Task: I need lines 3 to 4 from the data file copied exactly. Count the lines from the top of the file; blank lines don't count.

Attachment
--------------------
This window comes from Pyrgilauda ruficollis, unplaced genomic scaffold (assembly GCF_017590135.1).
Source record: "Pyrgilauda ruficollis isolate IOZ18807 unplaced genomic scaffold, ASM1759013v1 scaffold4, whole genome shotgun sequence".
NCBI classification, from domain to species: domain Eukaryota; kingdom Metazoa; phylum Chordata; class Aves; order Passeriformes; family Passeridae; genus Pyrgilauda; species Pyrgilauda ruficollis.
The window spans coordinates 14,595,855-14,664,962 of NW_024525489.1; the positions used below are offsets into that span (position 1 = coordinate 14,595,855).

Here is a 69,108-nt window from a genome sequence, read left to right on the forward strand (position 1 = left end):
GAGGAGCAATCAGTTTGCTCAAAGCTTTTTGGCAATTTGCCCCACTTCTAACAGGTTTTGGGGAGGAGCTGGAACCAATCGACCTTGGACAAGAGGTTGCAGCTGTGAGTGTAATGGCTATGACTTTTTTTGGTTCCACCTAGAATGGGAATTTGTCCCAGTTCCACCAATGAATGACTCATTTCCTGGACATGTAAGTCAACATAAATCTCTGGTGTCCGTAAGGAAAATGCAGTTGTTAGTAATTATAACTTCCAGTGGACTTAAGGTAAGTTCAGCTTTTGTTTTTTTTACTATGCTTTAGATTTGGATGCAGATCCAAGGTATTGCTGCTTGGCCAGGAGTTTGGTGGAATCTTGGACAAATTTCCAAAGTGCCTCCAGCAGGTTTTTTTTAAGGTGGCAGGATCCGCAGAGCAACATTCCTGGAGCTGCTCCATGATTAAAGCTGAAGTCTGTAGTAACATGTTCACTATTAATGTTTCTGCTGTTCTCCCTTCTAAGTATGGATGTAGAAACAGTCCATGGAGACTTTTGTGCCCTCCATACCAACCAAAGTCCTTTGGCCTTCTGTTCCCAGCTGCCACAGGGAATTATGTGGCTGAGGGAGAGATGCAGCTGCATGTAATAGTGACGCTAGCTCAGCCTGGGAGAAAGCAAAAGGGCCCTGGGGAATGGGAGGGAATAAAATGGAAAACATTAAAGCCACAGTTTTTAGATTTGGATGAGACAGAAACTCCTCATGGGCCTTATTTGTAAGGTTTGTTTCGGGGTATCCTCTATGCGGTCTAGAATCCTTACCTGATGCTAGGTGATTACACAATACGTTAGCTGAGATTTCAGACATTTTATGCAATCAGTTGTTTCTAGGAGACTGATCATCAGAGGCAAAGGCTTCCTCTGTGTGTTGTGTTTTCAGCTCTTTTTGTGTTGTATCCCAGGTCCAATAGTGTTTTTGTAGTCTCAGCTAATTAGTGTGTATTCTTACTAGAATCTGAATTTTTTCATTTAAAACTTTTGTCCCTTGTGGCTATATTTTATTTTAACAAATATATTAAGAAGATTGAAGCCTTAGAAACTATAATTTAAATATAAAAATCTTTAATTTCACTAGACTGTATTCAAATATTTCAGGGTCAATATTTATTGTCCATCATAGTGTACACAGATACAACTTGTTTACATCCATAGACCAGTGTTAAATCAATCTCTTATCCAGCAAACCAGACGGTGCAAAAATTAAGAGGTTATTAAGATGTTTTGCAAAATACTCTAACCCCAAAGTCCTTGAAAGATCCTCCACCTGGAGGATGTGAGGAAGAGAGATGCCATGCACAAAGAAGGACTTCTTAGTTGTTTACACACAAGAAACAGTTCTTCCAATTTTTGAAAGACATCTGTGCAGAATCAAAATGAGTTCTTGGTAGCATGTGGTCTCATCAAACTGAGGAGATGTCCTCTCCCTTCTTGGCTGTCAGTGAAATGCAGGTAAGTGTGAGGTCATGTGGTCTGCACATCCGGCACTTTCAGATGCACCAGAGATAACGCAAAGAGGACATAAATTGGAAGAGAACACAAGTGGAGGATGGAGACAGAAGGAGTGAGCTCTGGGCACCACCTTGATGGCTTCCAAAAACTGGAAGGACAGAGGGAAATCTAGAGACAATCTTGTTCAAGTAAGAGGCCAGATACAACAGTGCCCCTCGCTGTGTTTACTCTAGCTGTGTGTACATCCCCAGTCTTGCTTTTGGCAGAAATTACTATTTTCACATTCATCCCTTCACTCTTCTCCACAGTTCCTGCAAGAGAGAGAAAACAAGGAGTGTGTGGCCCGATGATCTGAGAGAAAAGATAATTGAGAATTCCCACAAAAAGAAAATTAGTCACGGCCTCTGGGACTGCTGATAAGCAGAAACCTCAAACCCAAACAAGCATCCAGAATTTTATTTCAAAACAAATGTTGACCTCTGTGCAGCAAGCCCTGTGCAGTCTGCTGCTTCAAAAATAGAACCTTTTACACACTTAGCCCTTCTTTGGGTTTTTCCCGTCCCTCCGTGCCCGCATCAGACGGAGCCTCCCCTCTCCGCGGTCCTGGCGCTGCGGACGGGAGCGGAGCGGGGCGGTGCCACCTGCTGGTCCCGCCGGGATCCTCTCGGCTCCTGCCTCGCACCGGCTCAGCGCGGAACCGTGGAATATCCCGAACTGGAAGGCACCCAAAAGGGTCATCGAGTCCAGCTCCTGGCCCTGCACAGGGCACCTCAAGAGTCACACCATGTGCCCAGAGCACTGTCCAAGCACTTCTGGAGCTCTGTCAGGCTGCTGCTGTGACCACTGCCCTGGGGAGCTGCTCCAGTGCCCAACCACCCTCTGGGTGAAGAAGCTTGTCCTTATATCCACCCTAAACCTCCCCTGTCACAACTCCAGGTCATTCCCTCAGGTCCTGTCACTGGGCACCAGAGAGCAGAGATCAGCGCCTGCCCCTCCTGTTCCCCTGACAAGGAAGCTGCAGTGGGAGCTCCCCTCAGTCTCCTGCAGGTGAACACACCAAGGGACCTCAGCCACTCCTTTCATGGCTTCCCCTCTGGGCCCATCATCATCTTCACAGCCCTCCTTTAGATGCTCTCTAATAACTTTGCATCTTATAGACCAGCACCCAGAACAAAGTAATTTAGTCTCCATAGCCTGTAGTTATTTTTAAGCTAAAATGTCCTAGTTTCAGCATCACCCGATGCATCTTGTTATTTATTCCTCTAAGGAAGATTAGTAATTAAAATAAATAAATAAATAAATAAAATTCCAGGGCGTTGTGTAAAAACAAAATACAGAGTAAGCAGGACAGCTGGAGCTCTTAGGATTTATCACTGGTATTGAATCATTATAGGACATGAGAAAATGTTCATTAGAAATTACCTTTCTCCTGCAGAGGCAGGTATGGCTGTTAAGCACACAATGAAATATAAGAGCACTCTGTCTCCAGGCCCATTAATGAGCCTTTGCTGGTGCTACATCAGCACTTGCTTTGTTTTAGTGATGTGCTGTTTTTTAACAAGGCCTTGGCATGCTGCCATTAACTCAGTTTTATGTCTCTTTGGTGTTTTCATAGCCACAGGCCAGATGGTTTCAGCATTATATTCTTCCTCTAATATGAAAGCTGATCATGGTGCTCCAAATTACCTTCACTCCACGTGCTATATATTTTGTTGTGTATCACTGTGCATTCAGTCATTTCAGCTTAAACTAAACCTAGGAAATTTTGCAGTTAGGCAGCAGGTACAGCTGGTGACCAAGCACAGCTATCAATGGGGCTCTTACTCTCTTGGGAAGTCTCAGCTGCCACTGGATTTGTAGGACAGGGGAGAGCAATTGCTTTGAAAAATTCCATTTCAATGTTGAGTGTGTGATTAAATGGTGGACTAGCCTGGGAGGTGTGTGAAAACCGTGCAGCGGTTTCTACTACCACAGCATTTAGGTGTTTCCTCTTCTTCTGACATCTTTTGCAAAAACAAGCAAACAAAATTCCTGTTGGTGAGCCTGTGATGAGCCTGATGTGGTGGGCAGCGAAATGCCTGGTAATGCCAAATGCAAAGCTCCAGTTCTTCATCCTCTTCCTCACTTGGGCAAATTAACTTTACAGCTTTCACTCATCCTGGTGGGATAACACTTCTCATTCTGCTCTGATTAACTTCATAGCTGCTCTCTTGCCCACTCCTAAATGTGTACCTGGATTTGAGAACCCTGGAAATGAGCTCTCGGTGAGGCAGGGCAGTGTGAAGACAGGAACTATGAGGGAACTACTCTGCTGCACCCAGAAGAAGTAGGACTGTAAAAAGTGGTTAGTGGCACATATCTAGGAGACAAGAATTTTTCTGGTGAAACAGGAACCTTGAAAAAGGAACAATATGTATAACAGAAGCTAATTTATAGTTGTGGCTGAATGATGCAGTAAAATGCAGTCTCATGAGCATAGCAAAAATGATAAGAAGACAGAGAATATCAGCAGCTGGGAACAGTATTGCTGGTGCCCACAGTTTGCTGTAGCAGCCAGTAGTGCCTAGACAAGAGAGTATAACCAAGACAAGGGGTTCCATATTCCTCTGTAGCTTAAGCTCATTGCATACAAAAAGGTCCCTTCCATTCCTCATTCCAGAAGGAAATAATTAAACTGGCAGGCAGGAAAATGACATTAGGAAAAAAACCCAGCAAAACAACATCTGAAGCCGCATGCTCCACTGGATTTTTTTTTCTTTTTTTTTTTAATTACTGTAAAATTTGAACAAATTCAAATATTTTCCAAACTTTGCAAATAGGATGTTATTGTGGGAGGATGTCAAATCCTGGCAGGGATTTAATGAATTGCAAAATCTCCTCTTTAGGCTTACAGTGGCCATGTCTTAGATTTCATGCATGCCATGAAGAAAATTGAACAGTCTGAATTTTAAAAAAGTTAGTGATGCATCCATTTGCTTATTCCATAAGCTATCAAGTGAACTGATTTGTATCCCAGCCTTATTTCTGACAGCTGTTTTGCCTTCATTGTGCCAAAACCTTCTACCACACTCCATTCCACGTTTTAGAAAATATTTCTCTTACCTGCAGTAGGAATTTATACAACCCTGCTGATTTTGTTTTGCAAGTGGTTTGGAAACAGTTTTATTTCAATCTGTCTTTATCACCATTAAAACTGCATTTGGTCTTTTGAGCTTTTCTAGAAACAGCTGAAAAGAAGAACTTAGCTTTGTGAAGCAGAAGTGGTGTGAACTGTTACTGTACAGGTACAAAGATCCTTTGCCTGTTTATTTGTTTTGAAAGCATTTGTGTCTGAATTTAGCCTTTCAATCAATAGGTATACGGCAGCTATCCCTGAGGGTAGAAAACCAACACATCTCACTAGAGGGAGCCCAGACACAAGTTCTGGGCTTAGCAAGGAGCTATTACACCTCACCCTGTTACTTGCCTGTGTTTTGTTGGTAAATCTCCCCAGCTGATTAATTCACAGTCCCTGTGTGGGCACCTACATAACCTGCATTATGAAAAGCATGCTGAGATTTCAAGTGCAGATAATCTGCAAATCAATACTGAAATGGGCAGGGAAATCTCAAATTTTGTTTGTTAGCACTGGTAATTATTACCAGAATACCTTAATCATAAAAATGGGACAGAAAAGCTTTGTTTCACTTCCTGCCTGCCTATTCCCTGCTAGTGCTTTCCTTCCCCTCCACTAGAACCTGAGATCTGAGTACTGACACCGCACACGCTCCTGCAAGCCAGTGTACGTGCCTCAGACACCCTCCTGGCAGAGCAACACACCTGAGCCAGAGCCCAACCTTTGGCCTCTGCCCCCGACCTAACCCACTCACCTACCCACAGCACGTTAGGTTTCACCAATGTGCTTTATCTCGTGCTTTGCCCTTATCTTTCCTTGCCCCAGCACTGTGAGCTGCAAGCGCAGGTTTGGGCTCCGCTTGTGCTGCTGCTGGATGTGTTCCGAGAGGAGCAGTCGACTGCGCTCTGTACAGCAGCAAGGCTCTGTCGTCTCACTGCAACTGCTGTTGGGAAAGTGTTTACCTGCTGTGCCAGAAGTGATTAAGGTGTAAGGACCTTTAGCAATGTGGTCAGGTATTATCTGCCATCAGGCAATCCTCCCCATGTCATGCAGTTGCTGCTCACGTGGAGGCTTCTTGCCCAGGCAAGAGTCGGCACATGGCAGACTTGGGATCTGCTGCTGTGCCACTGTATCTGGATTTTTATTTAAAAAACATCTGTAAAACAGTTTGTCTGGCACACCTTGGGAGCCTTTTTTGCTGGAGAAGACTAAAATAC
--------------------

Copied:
NCBI classification, from domain to species: domain Eukaryota; kingdom Metazoa; phylum Chordata; class Aves; order Passeriformes; family Passeridae; genus Pyrgilauda; species Pyrgilauda ruficollis.
The window spans coordinates 14,595,855-14,664,962 of NW_024525489.1; the positions used below are offsets into that span (position 1 = coordinate 14,595,855).